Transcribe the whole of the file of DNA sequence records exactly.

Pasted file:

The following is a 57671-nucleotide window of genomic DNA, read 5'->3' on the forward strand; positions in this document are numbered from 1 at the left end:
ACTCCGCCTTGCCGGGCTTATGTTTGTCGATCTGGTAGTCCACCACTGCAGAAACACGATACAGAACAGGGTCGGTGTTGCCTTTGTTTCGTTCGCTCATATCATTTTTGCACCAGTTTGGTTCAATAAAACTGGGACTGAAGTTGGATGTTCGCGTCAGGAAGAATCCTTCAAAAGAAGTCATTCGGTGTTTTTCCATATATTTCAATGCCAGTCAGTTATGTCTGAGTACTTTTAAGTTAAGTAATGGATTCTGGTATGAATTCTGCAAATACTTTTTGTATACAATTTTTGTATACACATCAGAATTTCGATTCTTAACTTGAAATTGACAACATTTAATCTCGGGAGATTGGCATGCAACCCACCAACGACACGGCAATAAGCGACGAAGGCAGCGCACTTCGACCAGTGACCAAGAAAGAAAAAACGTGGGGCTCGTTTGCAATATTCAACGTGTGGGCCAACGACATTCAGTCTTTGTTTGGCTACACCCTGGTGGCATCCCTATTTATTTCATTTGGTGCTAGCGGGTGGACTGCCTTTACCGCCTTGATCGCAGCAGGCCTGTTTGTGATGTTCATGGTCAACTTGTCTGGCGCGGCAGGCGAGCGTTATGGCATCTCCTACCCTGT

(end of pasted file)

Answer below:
The following is a 57671-nucleotide window of genomic DNA, read 5'->3' on the forward strand; positions in this document are numbered from 1 at the left end:
ACTCCGCCTTGCCGGGCTTATGTTTGTCGATCTGGTAGTCCACCACTGCAGAAACACGATACAGAACAGGGTCGGTGTTGCCTTTGTTTCGTTCGCTCATATCATTTTTGCACCAGTTTGGTTCAATAAAACTGGGACTGAAGTTGGATGTTCGCGTCAGGAAGAATCCTTCAAAAGAAGTCATTCGGTGTTTTTCCATATATTTCAATGCCAGTCAGTTATGTCTGAGTACTTTTAAGTTAAGTAATGGATTCTGGTATGAATTCTGCAAATACTTTTTGTATACAATTTTTGTATACACATCAGAATTTCGATTCTTAACTTGAAATTGACAACATTTAATCTCGGGAGATTGGCATGCAACCCACCAACGACACGGCAATAAGCGACGAAGGCAGCGCACTTCGACCAGTGACCAAGAAAGAAAAAACGTGGGGCTCGTTTGCAATATTCAACGTGTGGGCCAACGACATTCAGTCTTTGTTTGGCTACACCCTGGTGGCATCCCTATTTATTTCATTTGGTGCTAGCGGGTGGACTGCCTTTACCGCCTTGATCGCAGCAGGCCTGTTTGTGATGTTCATGGTCAACTTGTCTGGCGCGGCAGGCGAGCGTTATGGCATCTCCTACCCTGT